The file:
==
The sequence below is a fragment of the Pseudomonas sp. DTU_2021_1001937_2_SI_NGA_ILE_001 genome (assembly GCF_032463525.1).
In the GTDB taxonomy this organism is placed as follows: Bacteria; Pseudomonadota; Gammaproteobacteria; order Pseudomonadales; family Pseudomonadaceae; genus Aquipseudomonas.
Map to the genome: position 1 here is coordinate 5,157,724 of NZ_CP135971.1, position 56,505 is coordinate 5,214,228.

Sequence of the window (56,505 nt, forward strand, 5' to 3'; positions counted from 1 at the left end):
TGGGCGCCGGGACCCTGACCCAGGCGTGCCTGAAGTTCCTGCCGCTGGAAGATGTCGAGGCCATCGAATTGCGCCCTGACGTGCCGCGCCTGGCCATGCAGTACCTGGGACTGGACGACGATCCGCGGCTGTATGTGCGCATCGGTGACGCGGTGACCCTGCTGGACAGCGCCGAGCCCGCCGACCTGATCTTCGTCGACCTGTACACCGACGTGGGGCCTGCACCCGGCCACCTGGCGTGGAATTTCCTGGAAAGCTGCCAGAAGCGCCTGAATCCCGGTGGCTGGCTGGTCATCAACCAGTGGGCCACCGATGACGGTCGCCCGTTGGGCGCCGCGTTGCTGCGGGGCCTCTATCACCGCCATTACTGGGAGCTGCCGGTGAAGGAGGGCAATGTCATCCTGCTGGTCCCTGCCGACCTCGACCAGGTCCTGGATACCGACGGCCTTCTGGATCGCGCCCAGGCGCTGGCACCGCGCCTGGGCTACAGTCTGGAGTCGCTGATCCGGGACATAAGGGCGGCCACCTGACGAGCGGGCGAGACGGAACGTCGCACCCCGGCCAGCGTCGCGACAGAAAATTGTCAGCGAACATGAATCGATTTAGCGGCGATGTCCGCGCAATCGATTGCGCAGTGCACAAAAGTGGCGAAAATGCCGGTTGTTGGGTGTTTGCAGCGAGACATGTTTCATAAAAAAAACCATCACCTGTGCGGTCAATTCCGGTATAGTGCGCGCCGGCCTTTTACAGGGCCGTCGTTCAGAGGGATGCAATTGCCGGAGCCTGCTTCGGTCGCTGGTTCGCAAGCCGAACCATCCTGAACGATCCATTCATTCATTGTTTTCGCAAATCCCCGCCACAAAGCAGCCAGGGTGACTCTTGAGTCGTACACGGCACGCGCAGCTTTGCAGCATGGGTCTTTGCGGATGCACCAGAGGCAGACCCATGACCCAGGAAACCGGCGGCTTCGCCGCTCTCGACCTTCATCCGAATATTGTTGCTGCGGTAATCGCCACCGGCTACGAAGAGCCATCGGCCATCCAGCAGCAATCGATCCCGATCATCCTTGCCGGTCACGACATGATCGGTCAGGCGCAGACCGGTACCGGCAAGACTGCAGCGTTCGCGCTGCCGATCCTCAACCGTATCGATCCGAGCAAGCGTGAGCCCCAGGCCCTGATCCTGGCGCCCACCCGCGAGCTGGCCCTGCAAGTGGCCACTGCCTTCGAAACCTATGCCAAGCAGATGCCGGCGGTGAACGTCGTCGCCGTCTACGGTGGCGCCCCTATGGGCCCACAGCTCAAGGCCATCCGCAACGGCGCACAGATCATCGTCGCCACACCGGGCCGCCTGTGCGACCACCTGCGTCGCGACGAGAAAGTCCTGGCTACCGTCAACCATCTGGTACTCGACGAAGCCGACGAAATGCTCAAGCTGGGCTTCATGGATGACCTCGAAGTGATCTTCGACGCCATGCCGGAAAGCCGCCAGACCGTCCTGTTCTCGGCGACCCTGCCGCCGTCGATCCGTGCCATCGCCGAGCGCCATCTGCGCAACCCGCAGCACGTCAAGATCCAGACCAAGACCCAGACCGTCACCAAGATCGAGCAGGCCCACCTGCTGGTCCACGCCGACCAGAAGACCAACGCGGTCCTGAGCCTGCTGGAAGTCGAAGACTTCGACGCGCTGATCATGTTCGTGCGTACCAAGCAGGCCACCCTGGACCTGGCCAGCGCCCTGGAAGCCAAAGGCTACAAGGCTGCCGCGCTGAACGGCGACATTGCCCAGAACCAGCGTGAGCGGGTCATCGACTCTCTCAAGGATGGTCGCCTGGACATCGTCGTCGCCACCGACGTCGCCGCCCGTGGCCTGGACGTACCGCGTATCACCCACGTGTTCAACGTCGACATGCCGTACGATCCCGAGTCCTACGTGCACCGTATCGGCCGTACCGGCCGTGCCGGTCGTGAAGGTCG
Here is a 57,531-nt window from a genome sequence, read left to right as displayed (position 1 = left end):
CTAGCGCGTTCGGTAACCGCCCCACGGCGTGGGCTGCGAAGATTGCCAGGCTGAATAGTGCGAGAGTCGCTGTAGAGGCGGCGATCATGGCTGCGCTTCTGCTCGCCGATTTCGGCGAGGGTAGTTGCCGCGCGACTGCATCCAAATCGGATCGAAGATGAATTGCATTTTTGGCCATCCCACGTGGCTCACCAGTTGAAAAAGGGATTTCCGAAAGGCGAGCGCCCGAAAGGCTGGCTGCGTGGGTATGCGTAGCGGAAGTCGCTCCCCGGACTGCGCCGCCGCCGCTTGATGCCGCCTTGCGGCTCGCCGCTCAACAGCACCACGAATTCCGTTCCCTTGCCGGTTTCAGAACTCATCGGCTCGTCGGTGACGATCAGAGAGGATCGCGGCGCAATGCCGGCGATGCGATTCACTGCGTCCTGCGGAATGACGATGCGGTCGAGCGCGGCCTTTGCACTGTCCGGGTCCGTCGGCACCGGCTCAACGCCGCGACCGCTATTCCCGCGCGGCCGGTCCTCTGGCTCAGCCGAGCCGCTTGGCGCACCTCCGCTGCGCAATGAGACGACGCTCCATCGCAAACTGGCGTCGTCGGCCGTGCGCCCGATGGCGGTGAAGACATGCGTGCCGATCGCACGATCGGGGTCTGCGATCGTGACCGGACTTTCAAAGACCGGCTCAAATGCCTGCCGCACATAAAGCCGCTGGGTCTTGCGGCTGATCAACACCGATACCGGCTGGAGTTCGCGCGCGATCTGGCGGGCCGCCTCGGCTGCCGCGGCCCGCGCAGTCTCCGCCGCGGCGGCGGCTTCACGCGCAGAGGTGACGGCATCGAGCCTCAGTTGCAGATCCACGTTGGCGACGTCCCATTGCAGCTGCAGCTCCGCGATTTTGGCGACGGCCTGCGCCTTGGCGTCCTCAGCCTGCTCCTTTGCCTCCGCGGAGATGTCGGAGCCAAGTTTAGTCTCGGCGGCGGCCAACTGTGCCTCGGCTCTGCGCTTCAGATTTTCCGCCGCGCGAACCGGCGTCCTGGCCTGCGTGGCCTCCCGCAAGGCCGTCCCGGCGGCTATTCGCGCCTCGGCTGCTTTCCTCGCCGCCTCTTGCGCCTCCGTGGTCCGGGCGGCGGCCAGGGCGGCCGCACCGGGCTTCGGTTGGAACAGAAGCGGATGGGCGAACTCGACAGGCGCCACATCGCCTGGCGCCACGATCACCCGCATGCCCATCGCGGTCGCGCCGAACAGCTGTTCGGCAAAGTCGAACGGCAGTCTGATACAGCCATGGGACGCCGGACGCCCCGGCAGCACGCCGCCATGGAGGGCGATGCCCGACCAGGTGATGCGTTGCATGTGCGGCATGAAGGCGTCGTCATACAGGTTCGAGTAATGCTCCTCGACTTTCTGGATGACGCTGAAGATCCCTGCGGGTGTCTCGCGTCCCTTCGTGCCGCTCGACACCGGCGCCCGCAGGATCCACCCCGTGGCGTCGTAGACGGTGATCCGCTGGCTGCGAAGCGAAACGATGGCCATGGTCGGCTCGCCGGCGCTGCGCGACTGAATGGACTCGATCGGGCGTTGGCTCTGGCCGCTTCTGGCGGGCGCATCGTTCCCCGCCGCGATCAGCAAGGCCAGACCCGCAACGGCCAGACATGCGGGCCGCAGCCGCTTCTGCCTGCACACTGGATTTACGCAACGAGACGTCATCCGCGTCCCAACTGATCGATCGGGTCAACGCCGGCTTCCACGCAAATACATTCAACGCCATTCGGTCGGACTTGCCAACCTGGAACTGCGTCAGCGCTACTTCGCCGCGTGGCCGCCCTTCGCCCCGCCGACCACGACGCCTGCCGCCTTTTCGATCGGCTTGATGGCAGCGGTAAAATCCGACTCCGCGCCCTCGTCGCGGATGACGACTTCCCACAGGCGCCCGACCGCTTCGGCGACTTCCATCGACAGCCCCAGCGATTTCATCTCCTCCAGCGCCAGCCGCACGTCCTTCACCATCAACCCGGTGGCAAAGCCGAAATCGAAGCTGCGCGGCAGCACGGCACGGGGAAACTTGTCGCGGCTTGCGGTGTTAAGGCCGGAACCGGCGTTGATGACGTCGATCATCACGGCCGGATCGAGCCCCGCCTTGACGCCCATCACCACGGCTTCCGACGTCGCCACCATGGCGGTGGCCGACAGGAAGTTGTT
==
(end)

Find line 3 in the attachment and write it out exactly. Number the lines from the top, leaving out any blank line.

Map to the genome: position 1 here is coordinate 5,157,724 of NZ_CP135971.1, position 56,505 is coordinate 5,214,228.